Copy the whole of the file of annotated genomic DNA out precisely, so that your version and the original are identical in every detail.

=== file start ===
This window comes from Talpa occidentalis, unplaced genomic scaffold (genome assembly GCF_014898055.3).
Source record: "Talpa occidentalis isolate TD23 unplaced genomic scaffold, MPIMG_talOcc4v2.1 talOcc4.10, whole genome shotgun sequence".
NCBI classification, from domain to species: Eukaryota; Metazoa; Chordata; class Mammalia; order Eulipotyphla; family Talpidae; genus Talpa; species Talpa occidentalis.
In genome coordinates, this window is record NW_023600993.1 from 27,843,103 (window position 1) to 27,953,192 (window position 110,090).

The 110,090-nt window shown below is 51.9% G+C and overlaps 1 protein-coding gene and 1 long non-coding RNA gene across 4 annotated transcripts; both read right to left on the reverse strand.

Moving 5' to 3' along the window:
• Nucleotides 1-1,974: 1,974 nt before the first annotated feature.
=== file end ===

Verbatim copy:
This window comes from Talpa occidentalis, unplaced genomic scaffold (genome assembly GCF_014898055.3).
Source record: "Talpa occidentalis isolate TD23 unplaced genomic scaffold, MPIMG_talOcc4v2.1 talOcc4.10, whole genome shotgun sequence".
NCBI classification, from domain to species: Eukaryota; Metazoa; Chordata; class Mammalia; order Eulipotyphla; family Talpidae; genus Talpa; species Talpa occidentalis.
In genome coordinates, this window is record NW_023600993.1 from 27,843,103 (window position 1) to 27,953,192 (window position 110,090).

The 110,090-nt window shown below is 51.9% G+C and overlaps 1 protein-coding gene and 1 long non-coding RNA gene across 4 annotated transcripts; both read right to left on the reverse strand.

Moving 5' to 3' along the window:
• Nucleotides 1-1,974: 1,974 nt before the first annotated feature.